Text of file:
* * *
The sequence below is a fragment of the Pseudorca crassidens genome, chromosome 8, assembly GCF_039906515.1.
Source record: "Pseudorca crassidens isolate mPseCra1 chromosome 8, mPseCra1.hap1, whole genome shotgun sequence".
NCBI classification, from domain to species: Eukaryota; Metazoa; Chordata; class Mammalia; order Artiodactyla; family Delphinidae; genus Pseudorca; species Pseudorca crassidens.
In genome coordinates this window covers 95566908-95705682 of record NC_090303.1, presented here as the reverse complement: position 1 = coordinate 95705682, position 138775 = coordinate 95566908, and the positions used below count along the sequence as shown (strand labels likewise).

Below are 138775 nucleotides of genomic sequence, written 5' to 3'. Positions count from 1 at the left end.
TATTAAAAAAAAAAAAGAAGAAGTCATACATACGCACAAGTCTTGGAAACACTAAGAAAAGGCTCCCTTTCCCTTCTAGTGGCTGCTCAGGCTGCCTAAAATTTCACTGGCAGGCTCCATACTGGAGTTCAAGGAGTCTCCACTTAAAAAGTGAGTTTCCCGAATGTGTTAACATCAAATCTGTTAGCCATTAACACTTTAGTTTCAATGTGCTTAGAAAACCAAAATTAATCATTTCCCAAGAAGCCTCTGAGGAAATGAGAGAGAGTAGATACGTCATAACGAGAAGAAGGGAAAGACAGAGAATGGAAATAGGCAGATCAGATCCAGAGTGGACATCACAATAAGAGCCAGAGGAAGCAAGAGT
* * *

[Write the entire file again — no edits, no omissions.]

The sequence below is a fragment of the Pseudorca crassidens genome, chromosome 8, assembly GCF_039906515.1.
Source record: "Pseudorca crassidens isolate mPseCra1 chromosome 8, mPseCra1.hap1, whole genome shotgun sequence".
NCBI classification, from domain to species: Eukaryota; Metazoa; Chordata; class Mammalia; order Artiodactyla; family Delphinidae; genus Pseudorca; species Pseudorca crassidens.
In genome coordinates this window covers 95566908-95705682 of record NC_090303.1, presented here as the reverse complement: position 1 = coordinate 95705682, position 138775 = coordinate 95566908, and the positions used below count along the sequence as shown (strand labels likewise).

Below are 138775 nucleotides of genomic sequence, written 5' to 3'. Positions count from 1 at the left end.
TATTAAAAAAAAAAAAGAAGAAGTCATACATACGCACAAGTCTTGGAAACACTAAGAAAAGGCTCCCTTTCCCTTCTAGTGGCTGCTCAGGCTGCCTAAAATTTCACTGGCAGGCTCCATACTGGAGTTCAAGGAGTCTCCACTTAAAAAGTGAGTTTCCCGAATGTGTTAACATCAAATCTGTTAGCCATTAACACTTTAGTTTCAATGTGCTTAGAAAACCAAAATTAATCATTTCCCAAGAAGCCTCTGAGGAAATGAGAGAGAGTAGATACGTCATAACGAGAAGAAGGGAAAGACAGAGAATGGAAATAGGCAGATCAGATCCAGAGTGGACATCACAATAAGAGCCAGAGGAAGCAAGAGT